According to Monson, the one thing that makes streamlining EV charging difficult, is that it there is no unified standard charging technology, and different companies vary in how they provide power.

“It is a piecemeal approach, and that makes it difficult,” he said. “What charging station is available depends on what company an entity goes with.”

Monson said that the goal is to make public charging stations efficient, and get charging times down to 10 minutes.

“I think 90% of EV owners have charging stations at home,” he said.

Members of National Grid’s Clean Transportation team were also on hand to discuss their program for providing opportunities that will help grow the charging infrastructure.

“We provide support to help homeowners for installing in home charging stations,” team member Julia Gold said. “By providing incentives for family homes, multi-unit dwellings, low income and environmental justice communities, we are trying to make it an equitable and easy transition for people.”

Monson said that most of those in attendance were seeking information on how an EV could fit into their daily lives with many conversations centered around charging, maintenance, safety, handling and performance in winter conditions.

“Some people have range anxiety, and they don’t think they could take a long road trip,” Monson said. “But with today’s technology I can drive my EV 200 to 250 miles on one charge and that costs me twenty bucks.”

Monson said some people have the idea that EV’s are “sluggish and slow,” but he said that many have a sportier performance than gas-powered vehicles.

With regard to safety, he said that, like anything, there is always room to improve but EV’s are “perfectly safe, if not safer than their gas counterparts.”

Jonas LaPointe of Williamsburg is a member of the Pioneer Valley Electric Auto Association.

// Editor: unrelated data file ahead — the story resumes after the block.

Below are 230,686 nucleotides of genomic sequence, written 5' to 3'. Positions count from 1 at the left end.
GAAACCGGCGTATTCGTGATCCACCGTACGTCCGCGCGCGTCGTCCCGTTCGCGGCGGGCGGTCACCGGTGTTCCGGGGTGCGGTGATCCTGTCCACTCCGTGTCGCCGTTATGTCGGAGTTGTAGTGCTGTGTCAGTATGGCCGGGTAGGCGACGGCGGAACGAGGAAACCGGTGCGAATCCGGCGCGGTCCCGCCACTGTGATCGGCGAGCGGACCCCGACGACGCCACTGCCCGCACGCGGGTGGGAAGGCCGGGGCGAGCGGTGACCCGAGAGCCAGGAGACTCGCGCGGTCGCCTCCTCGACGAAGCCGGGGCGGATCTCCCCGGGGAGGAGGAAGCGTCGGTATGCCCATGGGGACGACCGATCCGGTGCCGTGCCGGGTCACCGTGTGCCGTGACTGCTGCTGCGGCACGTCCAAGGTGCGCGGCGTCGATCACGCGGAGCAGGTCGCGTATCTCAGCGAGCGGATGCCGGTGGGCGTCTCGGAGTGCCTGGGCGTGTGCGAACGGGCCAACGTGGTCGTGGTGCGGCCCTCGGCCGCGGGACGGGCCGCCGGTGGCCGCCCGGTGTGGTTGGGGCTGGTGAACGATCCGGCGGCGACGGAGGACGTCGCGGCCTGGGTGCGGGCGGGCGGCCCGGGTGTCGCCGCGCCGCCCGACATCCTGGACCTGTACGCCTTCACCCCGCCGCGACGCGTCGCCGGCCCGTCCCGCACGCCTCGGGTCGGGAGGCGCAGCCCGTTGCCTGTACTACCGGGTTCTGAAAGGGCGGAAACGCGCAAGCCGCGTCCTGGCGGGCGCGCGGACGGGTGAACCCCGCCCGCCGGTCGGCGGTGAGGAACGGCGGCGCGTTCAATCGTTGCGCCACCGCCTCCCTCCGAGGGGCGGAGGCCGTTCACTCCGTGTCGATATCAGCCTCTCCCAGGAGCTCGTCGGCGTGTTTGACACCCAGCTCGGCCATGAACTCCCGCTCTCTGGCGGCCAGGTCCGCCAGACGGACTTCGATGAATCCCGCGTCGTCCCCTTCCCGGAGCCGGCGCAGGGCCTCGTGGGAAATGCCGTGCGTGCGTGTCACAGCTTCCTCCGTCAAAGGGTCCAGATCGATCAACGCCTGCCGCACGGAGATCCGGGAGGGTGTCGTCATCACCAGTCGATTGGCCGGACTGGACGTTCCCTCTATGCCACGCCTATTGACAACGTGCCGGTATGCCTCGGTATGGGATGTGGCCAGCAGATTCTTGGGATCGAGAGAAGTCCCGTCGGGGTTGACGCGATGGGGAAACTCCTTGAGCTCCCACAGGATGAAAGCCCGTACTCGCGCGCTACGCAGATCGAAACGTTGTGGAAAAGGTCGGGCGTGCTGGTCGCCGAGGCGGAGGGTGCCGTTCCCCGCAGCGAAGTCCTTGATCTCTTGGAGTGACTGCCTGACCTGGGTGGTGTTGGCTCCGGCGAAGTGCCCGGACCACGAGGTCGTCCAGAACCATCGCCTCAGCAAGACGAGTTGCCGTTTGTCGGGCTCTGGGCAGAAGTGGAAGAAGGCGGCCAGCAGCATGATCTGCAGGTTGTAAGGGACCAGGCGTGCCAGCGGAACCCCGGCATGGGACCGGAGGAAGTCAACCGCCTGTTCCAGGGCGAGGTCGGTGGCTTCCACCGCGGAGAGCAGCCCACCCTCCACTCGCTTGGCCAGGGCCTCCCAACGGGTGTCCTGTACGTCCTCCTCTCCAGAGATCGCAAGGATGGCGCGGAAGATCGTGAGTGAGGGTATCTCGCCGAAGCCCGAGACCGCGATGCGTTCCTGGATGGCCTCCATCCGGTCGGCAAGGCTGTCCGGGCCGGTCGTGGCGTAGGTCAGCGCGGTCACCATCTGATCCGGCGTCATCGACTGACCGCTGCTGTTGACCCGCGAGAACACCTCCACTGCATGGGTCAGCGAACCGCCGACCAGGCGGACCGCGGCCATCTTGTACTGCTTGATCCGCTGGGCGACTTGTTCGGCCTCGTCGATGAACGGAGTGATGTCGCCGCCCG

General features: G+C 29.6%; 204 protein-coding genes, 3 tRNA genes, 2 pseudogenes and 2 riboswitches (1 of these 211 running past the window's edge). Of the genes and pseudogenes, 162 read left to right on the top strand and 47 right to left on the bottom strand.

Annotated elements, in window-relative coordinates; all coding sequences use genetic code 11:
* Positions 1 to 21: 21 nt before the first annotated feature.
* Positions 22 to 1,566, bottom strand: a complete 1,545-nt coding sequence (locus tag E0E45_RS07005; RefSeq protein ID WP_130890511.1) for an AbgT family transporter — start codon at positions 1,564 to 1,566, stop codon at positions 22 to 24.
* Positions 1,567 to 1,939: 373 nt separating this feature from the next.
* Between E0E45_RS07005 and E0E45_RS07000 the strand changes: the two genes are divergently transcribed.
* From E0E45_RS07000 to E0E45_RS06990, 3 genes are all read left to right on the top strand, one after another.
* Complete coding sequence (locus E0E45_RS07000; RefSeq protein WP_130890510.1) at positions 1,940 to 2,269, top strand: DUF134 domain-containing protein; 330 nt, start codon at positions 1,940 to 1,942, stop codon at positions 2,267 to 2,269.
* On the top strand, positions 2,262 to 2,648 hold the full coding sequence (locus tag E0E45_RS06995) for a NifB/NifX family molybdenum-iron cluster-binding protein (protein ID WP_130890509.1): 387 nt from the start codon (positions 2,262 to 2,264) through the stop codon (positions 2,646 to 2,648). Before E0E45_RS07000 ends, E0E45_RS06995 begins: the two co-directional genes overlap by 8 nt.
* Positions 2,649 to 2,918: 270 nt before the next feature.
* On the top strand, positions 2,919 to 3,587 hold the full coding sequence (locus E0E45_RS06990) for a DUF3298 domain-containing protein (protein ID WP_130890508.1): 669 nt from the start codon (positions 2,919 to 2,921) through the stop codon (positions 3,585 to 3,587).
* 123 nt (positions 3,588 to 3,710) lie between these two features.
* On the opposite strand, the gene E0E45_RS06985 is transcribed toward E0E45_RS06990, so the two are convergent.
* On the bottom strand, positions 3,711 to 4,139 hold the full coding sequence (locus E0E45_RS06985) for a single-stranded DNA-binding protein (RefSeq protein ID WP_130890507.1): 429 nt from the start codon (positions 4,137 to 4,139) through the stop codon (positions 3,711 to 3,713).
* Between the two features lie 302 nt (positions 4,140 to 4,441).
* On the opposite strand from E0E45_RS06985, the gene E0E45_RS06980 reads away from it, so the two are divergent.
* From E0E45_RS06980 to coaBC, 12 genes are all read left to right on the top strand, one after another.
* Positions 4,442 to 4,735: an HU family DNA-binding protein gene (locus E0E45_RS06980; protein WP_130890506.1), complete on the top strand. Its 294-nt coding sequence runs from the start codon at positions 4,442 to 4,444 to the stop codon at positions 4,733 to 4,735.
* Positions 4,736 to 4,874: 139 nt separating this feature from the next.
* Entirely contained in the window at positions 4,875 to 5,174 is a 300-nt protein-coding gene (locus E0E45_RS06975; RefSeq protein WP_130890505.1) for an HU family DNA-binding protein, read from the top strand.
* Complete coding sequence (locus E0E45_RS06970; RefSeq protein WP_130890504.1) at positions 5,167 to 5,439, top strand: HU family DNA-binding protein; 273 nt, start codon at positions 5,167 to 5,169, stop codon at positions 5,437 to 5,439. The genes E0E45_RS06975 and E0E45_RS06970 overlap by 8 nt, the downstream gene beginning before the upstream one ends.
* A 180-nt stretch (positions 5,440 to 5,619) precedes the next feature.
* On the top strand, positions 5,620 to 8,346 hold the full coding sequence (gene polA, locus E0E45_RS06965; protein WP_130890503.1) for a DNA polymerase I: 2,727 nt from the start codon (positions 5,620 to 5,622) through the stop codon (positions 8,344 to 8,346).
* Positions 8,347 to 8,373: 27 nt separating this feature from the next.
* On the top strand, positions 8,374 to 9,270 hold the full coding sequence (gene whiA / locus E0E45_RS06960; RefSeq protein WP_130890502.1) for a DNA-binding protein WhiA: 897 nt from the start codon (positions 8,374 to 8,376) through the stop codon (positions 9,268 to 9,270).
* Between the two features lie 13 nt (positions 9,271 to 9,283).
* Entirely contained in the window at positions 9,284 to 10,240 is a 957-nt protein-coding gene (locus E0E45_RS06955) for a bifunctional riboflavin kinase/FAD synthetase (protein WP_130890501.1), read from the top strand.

An owner of a Polestar 2, he brought his vehicle to the event for people to test drive.

“It is very well-built and fun to drive,” he said. “It has good clearance, and 4-wheel drive, it’s powerful, and I never have a problem with traction in the snow.”

LaPointe said that as the industry progresses, the technology is making leaps and bounds in power capacity.

“I owned a 2015 Nessan Leaf and got 84 miles on a full charge,” he said. “Now with this car, I get 230 miles and it costs me $2.50 to drive my 52-mile commute.”

As far as maintenance goes LaPointe said EV’s make it easy.

“It’s only wiper blades, windshield washer, and tires, that’s it, no oil changes or anything like that.”

Pete O’Connor, of Newton and Plug in America, brought his Tesla Model S to the event and agreed that tech improvements are rapid and that prices are coming down as EV’s become more popular.

“I’m very happy with this car,” he said, “but this newer Tesla Model S right next to me has a lot of improvements and it’s faster and cheaper than mine.”

One woman attending the event said that she was sold on the Prius Hybrid.

“We live in Village Hill and they are thinking of installing a charging station there, so we want to move forward with a purchase,” Karen Clay said. “I heard about this great event and it was perfect timing,” she noted, as she signed up for a test drive with sales representative Dave Wolfram of Lia Toyota.

This was the first Recharge Northampton event to be held, and Monson said that he is looking forward to returning to Northampton in 2023, when he hopes to include more vehicles and participants.